How to Choose a Charity for a Holiday Gift

As promised in yesterday’s post on giving back during the holiday season, I’m checking in to share some knowledge I’ve gained over the past few years about how to choose a charity for a holiday gift. So let’s get to it!

 

How to Choose a Charity for a Holiday Gift

 

 

 

Where to Start?

At the very beginning! Think about all the possibilities your gift could provide, and what you’d like it to do. It’s okay to keep it broad. If there was one thing in the world you could change, what would it be? Or, are there lots of things you’d like to see happen? Just spend some time on it and see what you come up with!

 

 

Narrow Your Focus

Now decide what’s most important on your list of possibilities. If you wanted to “make a difference” in the broadest possible terms, consider more carefully what kind of difference you mean. Ask yourself two questions. Do I want my gift to have a global impact or do I want to keep it local? And, would I rather make a gift to an organization that helps people, or give directly to individuals and families? Answering these two questions will go a long way in helping you choose.

 

Global vs. Local

There are people (and animals, and natural environments) in need all over the world, but you can also do a world of good by helping out those in your hometown. So whether you go global or stay local, donating to a charity can make a big difference.

  • Global: You might donate to an international organization, or to an American charity that offers help overseas. Examples include big names like the American Red Cross, UNICEF, and Save the Children.
  • Local: Your cause of choice could be an after-school program in art or music at a school that doesn’t have enough money to fund these activities on its own, or a local food bank that needs some extra help to provide families with holiday meals.

 

 

Not-for-Profit Organization vs. Individual Recipient

  • Organizations: Most traditional charities will take your donation and use it to help further their mission, called a “charitable purpose”. For example, when you donate money to the American Red Cross, they might use it for any number of things, from spending on supplies in a disaster relief area to running a training program for volunteers.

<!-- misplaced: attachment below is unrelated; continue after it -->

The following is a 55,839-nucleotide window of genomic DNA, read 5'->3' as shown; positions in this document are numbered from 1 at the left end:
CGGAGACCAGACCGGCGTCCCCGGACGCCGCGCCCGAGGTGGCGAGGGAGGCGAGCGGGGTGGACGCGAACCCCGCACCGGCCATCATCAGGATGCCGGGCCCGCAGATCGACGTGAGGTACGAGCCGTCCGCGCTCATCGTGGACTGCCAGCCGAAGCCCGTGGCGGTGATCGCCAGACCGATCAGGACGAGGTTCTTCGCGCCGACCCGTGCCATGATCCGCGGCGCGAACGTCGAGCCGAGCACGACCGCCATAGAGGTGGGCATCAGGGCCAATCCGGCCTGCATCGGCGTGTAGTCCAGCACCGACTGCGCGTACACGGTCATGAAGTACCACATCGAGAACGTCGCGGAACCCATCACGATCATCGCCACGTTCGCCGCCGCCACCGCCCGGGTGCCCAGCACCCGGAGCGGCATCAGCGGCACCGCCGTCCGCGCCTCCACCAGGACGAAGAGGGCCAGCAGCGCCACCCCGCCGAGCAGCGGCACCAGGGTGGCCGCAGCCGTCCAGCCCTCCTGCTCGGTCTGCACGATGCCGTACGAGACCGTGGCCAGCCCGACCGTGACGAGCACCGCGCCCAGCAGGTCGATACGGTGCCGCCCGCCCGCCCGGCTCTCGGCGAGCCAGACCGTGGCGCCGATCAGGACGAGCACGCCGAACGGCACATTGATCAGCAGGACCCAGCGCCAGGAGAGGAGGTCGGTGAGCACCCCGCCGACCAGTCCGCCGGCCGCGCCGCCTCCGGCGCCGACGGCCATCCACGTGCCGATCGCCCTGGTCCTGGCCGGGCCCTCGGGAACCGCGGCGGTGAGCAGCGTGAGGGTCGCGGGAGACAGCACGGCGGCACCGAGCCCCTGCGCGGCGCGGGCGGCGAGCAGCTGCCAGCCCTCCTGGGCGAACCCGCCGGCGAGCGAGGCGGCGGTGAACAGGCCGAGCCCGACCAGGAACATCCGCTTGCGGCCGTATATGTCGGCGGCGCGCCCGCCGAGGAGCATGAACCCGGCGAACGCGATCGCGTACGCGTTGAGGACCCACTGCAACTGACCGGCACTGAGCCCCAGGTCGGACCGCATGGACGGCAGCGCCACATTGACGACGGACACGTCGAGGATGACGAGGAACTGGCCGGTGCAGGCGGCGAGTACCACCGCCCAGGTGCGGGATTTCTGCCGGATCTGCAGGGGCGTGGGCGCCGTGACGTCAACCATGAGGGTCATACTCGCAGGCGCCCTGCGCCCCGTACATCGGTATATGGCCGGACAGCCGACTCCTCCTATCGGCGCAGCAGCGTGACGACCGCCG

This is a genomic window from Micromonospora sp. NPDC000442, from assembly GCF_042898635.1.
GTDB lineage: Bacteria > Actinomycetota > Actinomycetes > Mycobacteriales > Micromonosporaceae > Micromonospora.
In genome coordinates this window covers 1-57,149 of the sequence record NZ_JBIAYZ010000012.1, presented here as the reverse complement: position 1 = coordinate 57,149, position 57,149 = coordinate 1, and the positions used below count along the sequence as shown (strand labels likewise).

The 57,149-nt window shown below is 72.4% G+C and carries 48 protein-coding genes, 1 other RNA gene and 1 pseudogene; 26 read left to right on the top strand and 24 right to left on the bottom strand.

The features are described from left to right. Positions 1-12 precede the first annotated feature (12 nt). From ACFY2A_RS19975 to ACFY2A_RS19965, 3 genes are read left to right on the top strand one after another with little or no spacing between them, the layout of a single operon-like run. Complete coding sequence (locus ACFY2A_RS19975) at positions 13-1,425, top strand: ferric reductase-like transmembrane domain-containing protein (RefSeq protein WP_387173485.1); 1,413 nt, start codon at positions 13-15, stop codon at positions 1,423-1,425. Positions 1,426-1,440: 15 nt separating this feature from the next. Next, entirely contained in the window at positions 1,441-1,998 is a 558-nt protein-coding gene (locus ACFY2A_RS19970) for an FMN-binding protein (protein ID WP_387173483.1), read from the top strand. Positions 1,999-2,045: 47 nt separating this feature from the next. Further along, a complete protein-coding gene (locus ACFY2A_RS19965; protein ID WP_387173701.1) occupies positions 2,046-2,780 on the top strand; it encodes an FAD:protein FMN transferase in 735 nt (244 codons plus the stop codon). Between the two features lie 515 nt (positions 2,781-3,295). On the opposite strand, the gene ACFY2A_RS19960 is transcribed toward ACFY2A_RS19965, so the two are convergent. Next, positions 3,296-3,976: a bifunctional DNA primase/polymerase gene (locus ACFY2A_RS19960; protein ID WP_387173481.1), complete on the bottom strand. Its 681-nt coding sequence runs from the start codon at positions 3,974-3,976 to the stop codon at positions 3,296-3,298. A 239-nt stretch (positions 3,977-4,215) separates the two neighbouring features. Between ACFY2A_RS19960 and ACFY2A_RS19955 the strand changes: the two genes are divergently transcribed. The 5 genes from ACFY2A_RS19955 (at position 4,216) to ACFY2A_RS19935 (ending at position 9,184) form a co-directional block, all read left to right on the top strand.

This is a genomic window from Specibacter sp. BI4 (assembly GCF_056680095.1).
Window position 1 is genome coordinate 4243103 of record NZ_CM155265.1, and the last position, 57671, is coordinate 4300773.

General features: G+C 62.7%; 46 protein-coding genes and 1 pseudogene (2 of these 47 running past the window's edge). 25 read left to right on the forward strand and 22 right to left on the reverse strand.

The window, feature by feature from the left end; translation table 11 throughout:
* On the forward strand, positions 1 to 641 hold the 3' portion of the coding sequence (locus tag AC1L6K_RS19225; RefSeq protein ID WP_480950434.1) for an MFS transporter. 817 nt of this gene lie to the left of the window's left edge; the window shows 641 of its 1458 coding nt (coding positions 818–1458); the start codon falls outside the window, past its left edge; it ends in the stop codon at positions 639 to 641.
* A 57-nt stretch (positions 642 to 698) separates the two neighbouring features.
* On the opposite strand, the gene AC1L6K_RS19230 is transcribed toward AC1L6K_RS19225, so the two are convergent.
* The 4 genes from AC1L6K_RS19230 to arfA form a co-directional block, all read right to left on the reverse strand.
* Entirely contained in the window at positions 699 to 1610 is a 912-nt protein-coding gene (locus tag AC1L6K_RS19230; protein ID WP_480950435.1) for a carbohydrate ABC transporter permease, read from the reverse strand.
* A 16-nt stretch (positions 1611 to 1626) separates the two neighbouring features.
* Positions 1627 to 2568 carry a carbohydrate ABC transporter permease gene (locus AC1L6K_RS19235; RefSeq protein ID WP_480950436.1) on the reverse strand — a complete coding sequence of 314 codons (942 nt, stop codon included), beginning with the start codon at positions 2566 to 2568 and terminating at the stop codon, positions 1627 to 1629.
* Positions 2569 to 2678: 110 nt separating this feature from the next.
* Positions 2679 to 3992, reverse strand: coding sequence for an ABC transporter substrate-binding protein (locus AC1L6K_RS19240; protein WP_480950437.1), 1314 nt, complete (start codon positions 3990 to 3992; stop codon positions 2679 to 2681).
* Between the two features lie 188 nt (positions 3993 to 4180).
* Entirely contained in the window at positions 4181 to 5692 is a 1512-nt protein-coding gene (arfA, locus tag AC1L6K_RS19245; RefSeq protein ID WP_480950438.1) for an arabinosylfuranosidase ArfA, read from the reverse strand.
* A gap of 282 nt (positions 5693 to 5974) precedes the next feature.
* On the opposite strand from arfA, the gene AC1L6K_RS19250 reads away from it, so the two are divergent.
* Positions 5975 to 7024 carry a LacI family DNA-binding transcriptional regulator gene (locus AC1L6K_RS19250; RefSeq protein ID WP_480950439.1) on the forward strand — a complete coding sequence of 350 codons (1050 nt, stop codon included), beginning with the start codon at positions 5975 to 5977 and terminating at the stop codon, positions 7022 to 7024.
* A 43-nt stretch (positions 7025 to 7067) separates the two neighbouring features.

• Individuals: You can reach out directly to people whether they’re in your community or half a world away. At home, you can donate to a scholarship fund to send an achieving student to college. And there’s something new as well called “microfinance”.
  • Microfinance: Small amounts of money are loaned to individuals in developing countries to help them start their own businesses. This can change their lives, by allowing them to buy a farm animal or pay for transportation to a more populated area where they can sell their goods at a market. The key is that you give the money, and they make the decision of how it’s best spent. There are lots of charities that advertise the opportunity to buy someone a cow, but that doesn’t help the person if they have no way to sell its milk! A great way to learn more is by looking at Kiva’s website.

 

 

New York City Christmas windows

 

 

Do you have a specific goal for your gift?

If so, the question of how much you plan to give is important. While every penny counts, it’s often sensible to decide you want to specifically direct the purpose of your donation only if the amount is large enough to justify doing so.

  • Example: When I was volunteering at a major non-profit organization in NYC, they’d get a few donations of $100 that asked for $10 to go to Program X, $15 to Program Y and $20 to Program Z, and the administrative cost of making that happen usually ate up most of the donation.